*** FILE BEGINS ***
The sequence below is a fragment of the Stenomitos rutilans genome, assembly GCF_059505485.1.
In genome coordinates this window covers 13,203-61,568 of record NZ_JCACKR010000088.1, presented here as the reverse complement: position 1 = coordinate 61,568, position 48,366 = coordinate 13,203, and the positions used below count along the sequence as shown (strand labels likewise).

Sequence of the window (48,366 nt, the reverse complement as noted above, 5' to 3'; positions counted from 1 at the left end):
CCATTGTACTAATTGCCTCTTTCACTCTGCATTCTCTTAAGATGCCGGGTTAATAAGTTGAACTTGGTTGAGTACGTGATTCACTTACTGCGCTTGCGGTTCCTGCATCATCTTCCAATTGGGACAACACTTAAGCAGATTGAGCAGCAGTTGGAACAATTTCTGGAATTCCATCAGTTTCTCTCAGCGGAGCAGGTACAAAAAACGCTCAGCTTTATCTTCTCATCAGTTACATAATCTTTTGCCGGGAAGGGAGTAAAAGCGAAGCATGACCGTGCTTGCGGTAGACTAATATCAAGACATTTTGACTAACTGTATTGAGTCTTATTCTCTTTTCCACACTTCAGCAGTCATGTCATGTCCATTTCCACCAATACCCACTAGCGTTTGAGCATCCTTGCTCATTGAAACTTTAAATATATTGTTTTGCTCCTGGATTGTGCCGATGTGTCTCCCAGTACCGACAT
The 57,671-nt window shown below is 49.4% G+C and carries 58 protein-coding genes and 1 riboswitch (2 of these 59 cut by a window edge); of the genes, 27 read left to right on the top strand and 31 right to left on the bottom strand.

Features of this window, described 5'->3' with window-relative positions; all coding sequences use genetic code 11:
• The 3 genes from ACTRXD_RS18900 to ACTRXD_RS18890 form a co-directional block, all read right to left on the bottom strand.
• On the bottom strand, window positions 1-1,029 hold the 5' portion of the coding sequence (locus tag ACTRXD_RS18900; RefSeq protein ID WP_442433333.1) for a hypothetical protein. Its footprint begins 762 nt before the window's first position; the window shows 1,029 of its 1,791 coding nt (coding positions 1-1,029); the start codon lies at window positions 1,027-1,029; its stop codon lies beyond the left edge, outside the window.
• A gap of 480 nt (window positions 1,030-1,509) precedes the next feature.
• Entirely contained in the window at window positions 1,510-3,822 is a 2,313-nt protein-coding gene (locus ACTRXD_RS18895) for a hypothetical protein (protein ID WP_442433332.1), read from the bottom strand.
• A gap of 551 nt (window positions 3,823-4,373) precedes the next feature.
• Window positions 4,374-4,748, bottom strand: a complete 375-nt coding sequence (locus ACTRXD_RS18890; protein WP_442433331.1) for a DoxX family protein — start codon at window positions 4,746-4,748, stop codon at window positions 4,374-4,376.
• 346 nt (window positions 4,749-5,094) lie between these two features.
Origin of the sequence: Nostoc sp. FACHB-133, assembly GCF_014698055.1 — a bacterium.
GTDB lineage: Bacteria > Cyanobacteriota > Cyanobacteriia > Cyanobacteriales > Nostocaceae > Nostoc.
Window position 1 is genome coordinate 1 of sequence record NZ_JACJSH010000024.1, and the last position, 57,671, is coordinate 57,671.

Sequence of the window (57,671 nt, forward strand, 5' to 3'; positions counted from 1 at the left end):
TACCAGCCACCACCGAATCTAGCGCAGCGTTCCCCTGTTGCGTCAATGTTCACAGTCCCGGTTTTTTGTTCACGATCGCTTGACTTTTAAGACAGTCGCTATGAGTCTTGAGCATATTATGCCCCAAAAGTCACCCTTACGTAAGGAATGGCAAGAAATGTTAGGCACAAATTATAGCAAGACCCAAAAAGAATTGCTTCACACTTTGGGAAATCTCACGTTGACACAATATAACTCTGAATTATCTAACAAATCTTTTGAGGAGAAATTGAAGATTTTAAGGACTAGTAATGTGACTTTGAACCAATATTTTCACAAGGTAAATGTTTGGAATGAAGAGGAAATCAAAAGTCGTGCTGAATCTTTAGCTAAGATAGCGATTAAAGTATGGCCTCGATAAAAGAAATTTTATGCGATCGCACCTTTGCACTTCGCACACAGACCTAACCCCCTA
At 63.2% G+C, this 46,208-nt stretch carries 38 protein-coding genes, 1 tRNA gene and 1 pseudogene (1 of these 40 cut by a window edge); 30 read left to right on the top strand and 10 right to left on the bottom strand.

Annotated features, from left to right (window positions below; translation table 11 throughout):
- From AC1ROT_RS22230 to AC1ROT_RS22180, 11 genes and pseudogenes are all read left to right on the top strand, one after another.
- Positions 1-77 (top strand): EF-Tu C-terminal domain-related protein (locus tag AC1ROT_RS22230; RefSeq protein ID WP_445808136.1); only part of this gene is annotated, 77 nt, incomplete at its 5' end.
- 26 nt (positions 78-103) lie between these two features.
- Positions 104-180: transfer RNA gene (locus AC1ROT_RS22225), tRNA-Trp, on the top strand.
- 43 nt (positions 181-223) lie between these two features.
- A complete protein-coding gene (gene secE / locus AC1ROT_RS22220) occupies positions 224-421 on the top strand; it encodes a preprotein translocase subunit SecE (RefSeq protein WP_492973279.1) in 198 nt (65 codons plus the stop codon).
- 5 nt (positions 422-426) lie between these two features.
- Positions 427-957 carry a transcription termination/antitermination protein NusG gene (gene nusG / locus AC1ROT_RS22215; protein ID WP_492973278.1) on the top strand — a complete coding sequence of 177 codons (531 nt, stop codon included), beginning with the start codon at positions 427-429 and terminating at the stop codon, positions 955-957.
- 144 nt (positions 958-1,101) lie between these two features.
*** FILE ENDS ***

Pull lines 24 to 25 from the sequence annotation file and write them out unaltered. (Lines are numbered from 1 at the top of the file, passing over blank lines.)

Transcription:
- Positions 104-180: transfer RNA gene (locus AC1ROT_RS22225), tRNA-Trp, on the top strand.
- 43 nt (positions 181-223) lie between these two features.